The Government of Uganda has announced the second phase of the public tender for the lead investor/operator for the development, implementation and operation of the proposed 60,000 barrels/day oil refinery and its related infrastructure.
The latest development follows the request for qualification which the government published in October.
The issuance of the call for investors in the refinery quickly followed another milestone in Uganda’s fledgling petroleum industry—the issuance of the first oil production permit to the Chinese firm, CNOOC, in September.
According to a recent statement from the Ministry of Energy and Mineral Development, the request attracted responses from seventy-five firms, with eight consortia submitting detailed statements of qualifications.
As a result, six large, multi-national consortia have been short-listed to receive the Request for Proposals (RFP).
According to the energy ministry, one of these firms/consortia will be selected by mid-2014.
Fred Kabagambe-Kaliisa, the energy ministry’s Permanent Secretary said the government is pleased with the ‘significant’ interest in Uganda’s refinery project.
“The interest in the Project clearly demonstrates that the international community sees real economic and energy opportunities within Uganda’s borders and the broader region,” he said.
Irene Muloni, the energy minister added: “As we move forward to identify a final partner in this Project, we remain committed to an open and transparent process.
We look forward to working with our final partner to develop this refinery and further unlock Uganda’s vast energy resources.”
The short-listed firms include; a consortium led by the China Petroleum Pipeline Bureau; Marubeni Corporation (Japan); and another consortium led by the UK-registered Petrofac. The other consortia include one led by the Russian-based RT – Global Resources; the South Korean—based SK Energy; and Vitol—a Dutch-owned company.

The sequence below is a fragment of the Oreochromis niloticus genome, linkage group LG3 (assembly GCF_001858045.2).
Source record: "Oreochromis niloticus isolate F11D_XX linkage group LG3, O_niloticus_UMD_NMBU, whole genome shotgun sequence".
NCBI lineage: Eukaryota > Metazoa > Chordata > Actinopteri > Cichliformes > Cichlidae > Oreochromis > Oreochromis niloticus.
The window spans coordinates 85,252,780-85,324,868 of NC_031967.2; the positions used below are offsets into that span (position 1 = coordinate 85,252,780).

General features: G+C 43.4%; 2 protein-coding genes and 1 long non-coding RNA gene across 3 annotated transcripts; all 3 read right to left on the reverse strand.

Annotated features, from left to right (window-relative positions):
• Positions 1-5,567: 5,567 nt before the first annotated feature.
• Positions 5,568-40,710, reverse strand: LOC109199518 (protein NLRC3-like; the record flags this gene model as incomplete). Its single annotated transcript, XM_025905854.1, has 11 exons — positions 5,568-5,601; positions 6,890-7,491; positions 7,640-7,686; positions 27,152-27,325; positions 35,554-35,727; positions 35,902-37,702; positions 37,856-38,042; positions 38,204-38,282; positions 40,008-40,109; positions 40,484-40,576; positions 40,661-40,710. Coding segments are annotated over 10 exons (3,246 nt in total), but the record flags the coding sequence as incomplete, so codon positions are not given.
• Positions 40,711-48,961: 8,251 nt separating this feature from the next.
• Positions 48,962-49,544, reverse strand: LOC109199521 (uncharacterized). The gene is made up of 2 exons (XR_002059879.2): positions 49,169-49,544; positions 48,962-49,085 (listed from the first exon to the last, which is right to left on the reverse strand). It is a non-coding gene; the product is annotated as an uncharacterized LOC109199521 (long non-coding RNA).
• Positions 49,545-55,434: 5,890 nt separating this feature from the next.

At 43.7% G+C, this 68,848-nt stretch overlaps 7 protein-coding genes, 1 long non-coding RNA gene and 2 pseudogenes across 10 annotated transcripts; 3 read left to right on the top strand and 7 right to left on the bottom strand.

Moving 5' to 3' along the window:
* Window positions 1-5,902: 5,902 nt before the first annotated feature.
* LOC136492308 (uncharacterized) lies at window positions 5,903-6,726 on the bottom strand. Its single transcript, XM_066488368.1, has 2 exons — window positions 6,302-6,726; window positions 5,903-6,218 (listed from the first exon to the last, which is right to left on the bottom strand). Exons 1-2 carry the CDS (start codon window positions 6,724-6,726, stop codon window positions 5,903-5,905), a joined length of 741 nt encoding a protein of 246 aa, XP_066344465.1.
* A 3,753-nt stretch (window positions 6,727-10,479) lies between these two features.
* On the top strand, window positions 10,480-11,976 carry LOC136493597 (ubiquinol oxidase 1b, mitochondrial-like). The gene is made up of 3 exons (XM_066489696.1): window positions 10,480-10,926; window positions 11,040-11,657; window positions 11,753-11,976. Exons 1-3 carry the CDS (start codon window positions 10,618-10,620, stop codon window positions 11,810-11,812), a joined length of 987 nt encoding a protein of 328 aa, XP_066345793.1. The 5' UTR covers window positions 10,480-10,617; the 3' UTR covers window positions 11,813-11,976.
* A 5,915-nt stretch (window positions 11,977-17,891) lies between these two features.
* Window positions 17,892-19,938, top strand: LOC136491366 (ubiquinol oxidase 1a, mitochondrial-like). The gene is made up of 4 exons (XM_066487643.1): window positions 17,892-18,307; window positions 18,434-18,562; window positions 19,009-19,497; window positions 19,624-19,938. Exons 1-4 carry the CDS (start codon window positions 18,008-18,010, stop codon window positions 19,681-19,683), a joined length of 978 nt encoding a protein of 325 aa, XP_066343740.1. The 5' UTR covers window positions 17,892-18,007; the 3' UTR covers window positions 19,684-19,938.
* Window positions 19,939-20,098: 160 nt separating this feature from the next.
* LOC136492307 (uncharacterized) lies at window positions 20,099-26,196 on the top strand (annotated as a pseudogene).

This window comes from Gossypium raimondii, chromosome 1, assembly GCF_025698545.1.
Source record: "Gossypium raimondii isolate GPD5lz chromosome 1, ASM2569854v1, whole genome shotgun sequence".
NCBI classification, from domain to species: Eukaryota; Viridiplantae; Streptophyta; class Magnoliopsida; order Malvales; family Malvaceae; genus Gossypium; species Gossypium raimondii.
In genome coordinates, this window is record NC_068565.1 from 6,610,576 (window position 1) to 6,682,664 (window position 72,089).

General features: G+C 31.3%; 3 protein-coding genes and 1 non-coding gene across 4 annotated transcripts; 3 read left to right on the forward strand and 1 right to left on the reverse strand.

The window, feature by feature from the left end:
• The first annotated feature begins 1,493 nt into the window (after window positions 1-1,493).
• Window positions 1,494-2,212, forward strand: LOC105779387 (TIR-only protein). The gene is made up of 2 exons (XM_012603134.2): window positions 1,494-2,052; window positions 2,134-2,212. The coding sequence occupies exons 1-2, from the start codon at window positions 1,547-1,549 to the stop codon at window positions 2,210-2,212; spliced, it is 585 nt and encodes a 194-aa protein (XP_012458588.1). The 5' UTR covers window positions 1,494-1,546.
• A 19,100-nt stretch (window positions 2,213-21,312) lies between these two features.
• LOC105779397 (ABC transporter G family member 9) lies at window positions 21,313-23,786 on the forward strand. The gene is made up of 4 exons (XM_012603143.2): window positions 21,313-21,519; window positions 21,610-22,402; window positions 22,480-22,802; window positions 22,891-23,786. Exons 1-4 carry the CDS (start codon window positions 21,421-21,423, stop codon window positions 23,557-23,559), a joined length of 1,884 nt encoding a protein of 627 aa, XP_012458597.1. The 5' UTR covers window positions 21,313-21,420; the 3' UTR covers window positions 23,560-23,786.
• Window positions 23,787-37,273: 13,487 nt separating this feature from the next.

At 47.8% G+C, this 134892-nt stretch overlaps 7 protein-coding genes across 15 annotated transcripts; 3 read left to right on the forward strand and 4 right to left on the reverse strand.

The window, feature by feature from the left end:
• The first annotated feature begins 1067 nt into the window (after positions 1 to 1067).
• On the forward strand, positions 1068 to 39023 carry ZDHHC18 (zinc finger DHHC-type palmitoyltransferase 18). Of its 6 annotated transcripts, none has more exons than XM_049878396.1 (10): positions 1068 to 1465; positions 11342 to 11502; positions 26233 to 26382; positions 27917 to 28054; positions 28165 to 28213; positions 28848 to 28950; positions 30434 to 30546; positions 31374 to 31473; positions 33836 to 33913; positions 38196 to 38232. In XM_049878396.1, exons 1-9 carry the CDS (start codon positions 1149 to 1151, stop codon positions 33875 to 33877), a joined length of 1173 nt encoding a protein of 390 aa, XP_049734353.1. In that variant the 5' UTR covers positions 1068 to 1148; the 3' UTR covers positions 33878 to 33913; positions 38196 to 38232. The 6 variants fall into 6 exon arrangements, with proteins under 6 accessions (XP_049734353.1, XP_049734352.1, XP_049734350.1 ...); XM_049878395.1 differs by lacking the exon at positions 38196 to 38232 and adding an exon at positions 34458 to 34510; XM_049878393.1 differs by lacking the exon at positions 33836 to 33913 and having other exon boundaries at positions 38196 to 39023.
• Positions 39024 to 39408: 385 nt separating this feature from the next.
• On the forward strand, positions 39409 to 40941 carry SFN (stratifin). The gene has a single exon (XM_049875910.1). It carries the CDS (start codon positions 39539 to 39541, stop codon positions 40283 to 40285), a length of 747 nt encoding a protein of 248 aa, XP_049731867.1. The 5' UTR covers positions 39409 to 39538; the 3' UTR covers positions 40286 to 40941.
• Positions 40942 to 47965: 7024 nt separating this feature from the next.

These six firms and consortia now enter the next phase of the selection process in which they will be issued an RFP, expected to be released over the next 30 days.
They will then be asked to submit a full proposal for the financing, development and operation of the refinery project.
As the final partner is identified, the government is also working hard to acquire about 29 sq km of land needed for hosting the refinery and other auxiliary facilities and industries in Hoima District.
The government has always insisted on building a refinery within Uganda with the hope that the facility will help meet Uganda’s growing energy and petroleum product needs, as well as improve the country’s energy security by reducing the need to import petroleum products.
The project, government officials say, will also contribute to economic gains for Ugandans as the construction of the refinery alone is estimated to create 4,000 to 6,000 temporary jobs.
According to the government’s latest oil development forecast, the country expects to pump out its first oil by 2018.